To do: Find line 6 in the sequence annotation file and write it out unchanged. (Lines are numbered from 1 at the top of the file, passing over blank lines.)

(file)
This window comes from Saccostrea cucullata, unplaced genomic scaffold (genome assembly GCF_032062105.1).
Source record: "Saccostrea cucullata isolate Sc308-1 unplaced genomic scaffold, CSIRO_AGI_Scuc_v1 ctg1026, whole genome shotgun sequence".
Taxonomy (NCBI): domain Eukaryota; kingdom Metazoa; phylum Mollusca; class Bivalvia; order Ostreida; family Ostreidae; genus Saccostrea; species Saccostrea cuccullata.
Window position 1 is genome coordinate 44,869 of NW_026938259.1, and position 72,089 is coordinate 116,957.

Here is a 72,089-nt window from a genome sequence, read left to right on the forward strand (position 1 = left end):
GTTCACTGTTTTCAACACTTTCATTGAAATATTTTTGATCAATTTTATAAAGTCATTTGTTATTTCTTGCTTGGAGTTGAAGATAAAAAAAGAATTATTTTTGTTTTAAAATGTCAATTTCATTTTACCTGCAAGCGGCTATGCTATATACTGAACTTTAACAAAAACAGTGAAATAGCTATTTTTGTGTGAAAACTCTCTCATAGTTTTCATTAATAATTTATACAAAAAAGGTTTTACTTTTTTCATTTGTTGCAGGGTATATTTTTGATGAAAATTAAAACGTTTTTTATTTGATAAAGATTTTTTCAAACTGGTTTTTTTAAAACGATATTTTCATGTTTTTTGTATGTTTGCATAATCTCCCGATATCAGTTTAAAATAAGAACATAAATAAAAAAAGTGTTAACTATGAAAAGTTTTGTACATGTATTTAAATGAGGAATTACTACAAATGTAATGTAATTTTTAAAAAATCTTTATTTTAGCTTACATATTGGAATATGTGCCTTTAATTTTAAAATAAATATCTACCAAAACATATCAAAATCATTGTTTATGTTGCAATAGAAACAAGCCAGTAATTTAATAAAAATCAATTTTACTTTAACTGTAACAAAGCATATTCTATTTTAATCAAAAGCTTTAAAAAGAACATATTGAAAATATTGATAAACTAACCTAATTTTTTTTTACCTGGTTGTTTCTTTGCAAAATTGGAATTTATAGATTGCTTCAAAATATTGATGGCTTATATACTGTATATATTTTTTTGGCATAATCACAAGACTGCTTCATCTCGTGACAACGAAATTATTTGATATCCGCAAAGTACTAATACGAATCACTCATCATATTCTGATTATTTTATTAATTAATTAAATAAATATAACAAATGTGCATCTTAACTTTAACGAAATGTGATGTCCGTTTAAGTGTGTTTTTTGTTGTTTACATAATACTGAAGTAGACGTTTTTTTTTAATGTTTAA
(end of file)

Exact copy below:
GTTCACTGTTTTCAACACTTTCATTGAAATATTTTTGATCAATTTTATAAAGTCATTTGTTATTTCTTGCTTGGAGTTGAAGATAAAAAAAGAATTATTTTTGTTTTAAAATGTCAATTTCATTTTACCTGCAAGCGGCTATGCTATATACTGAACTTTAACAAAAACAGTGAAATAGCTATTTTTGTGTGAAAACTCTCTCATAGTTTTCATTAATAATTTATACAAAAAAGGTTTTACTTTTTTCATTTGTTGCAGGGTATATTTTTGATGAAAATTAAAACGTTTTTTATTTGATAAAGATTTTTTCAAACTGGTTTTTTTAAAACGATATTTTCATGTTTTTTGTATGTTTGCATAATCTCCCGATATCAGTTTAAAATAAGAACATAAATAAAAAAAGTGTTAACTATGAAAAGTTTTGTACATGTATTTAAATGAGGAATTACTACAAATGTAATGTAATTTTTAAAAAATCTTTATTTTAGCTTACATATTGGAATATGTGCCTTTAATTTTAAAATAAATATCTACCAAAACATATCAAAATCATTGTTTATGTTGCAATAGAAACAAGCCAGTAATTTAATAAAAATCAATTTTACTTTAACTGTAACAAAGCATATTCTATTTTAATCAAAAGCTTTAAAAAGAACATATTGAAAATATTGATAAACTAACCTAATTTTTTTTTACCTGGTTGTTTCTTTGCAAAATTGGAATTTATAGATTGCTTCAAAATATTGATGGCTTATATACTGTATATATTTTTTTGGCATAATCACAAGACTGCTTCATCTCGTGACAACGAAATTATTTGATATCCGCAAAGTACTAATACGAATCACTCATCATATTCTGATTATTTTATTAATTAATTAAATAAATATAACAAATGTGCATCTTAACTTTAACGAAATGTGATGTCCGTTTAAGTGTGTTTTTTGTTGTTTACATAATACTGAAGTAGACGTTTTTTTTTAATGTTTAA